Thesis - Open Access
Master of Science (MS)
Department / School
Business Cycles, Credit Constraints, Intergenerational Economic Mobility
In this thesis, I test my central hypothesis that aggregate economic fluctuations (business cycles) affect intergenerational economic mobility (American dreams). I exploit heterogeneity across U.S. state-level business cycles. I argue that these cycles impose countercyclical credit constraints on households that rely on credit to invest in the human capital of their children. Thus, credit constraints effectively limit the skills and expected earnings of children. I focus on an empirical measure of absolute mobility that Chetty et al. (2017) propose: the rate of absolute income mobility, which measures the fraction of adult children who earn more than their parents earned, conditional on the parent's income rank in their income distribution. My dataset includes state-level rates of absolute income mobility for children in the birth cohorts 1950, 1960, 1970, and 1980. My panel regressions pair state-level estimates of the rate of absolute income mobility for a particular birth cohort—the dependent variable—with state-level measures of the business cycle during the decade following the cohort year, when the child is heavily dependent on their parent. I find that average cyclical fluctuations in the economy in which children lived between the ages of 0 and 18 drive to some extent their average rate of absolute income mobility through adulthood. This relationship is statistically significant conditional on middle to relatively high percentile ranks of parent income. This may imply that middle-to high-income households rely on credit to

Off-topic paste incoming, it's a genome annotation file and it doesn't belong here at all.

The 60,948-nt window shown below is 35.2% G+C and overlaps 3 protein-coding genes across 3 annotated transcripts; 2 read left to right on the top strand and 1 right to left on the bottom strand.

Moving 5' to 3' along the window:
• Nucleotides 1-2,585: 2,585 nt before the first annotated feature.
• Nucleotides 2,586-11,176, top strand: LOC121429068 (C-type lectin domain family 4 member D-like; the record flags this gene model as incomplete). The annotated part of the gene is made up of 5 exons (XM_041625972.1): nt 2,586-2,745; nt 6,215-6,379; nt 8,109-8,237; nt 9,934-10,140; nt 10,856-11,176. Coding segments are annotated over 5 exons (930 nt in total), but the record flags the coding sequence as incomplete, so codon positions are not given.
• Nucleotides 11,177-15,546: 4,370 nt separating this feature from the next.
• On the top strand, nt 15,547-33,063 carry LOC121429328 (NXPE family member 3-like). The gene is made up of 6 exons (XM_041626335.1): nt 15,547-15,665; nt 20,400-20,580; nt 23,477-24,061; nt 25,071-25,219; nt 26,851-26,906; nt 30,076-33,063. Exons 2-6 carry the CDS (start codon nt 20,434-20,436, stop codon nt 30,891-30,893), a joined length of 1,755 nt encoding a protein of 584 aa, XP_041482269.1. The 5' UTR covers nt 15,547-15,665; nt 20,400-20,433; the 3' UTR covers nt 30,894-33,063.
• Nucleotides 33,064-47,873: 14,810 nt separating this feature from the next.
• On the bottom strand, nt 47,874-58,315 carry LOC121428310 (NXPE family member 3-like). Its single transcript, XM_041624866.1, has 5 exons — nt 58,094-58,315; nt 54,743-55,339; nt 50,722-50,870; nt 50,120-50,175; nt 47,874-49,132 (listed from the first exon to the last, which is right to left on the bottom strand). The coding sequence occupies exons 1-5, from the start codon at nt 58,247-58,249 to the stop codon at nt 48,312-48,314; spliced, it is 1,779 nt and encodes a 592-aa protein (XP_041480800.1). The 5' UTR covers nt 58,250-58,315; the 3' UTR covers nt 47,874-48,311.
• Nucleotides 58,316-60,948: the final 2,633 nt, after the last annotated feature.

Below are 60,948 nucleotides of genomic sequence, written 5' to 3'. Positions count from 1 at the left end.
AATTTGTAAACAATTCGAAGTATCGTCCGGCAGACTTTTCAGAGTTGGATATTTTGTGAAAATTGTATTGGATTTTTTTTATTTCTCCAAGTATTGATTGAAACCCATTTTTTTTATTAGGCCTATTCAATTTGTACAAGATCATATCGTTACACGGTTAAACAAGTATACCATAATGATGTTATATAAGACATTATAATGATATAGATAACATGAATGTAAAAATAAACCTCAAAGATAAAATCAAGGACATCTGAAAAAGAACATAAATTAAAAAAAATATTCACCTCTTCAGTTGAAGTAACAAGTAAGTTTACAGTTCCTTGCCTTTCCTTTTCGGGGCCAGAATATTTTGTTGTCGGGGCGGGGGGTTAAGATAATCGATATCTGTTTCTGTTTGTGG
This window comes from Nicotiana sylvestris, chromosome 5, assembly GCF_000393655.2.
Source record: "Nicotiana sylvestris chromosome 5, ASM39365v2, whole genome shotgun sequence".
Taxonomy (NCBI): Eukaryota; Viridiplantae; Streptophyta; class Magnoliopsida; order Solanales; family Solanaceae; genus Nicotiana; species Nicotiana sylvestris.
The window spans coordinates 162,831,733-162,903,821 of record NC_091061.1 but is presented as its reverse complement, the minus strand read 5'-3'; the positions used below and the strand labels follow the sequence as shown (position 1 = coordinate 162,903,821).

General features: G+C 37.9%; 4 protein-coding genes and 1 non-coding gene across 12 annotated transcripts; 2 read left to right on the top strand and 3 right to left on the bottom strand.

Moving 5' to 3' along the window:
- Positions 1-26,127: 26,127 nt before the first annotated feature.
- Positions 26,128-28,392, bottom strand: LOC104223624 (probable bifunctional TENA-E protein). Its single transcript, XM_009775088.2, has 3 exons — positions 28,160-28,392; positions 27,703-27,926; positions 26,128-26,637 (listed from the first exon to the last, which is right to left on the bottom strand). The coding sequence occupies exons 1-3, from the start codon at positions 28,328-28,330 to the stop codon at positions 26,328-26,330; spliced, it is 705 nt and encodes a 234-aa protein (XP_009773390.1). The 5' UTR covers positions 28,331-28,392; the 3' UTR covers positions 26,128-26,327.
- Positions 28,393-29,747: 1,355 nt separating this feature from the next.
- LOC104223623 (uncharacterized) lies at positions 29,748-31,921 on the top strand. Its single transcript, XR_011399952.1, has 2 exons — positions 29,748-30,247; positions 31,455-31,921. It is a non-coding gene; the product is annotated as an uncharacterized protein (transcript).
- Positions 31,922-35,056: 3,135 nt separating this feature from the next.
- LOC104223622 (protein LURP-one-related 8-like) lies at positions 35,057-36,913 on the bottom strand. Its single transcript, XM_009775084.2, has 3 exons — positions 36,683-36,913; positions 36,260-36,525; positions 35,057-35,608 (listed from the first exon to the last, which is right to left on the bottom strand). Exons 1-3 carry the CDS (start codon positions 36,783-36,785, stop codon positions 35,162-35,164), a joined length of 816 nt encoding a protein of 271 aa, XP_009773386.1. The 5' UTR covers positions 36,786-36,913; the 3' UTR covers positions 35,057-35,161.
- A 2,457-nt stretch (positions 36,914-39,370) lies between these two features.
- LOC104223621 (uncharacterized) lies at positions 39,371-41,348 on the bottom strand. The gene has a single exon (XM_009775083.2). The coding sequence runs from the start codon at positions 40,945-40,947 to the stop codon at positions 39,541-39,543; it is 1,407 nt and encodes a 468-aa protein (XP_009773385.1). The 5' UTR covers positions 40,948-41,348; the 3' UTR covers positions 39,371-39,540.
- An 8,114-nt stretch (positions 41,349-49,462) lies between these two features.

finance investment in human capital to an extent that relatively low-income households do not.
Library of Congress Subject Headings
Income distribution -- Econometric models.
Income distribution -- United States.
Social mobility -- United States.
Number of Pages
South Dakota State University
Drescher, Kailie, "Business Cycles and American Dreams: (DIS) Aggregate Fluctuations and Intergenerational Mobility" (2020). Electronic Theses and Dissertations. 4069.